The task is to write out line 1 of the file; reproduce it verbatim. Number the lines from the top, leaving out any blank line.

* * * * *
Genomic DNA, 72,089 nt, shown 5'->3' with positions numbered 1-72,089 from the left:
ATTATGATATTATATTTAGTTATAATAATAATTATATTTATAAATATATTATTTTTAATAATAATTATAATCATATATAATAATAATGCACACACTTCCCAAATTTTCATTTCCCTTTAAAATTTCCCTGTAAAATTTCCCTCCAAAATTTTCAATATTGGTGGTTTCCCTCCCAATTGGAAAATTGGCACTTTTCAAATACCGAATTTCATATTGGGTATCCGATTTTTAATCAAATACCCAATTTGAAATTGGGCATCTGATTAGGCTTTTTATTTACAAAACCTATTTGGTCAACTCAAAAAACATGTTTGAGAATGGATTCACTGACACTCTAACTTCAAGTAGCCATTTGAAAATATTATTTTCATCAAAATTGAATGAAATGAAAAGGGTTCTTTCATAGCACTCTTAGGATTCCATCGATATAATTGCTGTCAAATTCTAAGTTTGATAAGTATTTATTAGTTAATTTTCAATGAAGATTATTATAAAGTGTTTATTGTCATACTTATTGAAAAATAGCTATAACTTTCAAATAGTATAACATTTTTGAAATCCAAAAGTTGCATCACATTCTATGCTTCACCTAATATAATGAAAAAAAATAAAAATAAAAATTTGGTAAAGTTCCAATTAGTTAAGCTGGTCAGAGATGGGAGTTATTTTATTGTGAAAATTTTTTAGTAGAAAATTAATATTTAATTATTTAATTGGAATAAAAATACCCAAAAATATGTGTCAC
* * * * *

Genomic DNA, 72,089 nt, shown 5'->3' with positions numbered 1-72,089 from the left: